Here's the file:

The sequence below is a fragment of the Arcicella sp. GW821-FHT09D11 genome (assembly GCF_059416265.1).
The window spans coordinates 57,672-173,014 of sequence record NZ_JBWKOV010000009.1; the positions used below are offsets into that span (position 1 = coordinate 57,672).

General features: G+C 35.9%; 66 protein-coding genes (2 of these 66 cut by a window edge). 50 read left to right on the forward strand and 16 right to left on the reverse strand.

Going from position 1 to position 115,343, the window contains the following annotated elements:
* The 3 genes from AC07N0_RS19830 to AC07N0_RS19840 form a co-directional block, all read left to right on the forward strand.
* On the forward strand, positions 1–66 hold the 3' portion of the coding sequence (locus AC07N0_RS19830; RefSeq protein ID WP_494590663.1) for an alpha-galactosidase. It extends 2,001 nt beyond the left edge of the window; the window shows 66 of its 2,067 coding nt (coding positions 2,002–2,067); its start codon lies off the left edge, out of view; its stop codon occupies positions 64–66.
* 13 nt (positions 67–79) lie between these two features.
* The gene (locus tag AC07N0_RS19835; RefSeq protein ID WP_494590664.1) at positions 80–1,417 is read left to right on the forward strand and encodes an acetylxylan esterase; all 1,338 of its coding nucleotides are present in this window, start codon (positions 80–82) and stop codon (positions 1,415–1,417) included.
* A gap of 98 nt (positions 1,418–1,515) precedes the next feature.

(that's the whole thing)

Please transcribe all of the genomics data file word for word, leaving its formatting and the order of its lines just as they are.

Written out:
The sequence below is a fragment of the Arcicella sp. GW821-FHT09D11 genome (assembly GCF_059416265.1).
The window spans coordinates 57,672-173,014 of sequence record NZ_JBWKOV010000009.1; the positions used below are offsets into that span (position 1 = coordinate 57,672).

General features: G+C 35.9%; 66 protein-coding genes (2 of these 66 cut by a window edge). 50 read left to right on the forward strand and 16 right to left on the reverse strand.

Going from position 1 to position 115,343, the window contains the following annotated elements:
* The 3 genes from AC07N0_RS19830 to AC07N0_RS19840 form a co-directional block, all read left to right on the forward strand.
* On the forward strand, positions 1–66 hold the 3' portion of the coding sequence (locus AC07N0_RS19830; RefSeq protein ID WP_494590663.1) for an alpha-galactosidase. It extends 2,001 nt beyond the left edge of the window; the window shows 66 of its 2,067 coding nt (coding positions 2,002–2,067); its start codon lies off the left edge, out of view; its stop codon occupies positions 64–66.
* 13 nt (positions 67–79) lie between these two features.
* The gene (locus tag AC07N0_RS19835; RefSeq protein ID WP_494590664.1) at positions 80–1,417 is read left to right on the forward strand and encodes an acetylxylan esterase; all 1,338 of its coding nucleotides are present in this window, start codon (positions 80–82) and stop codon (positions 1,415–1,417) included.
* A gap of 98 nt (positions 1,418–1,515) precedes the next feature.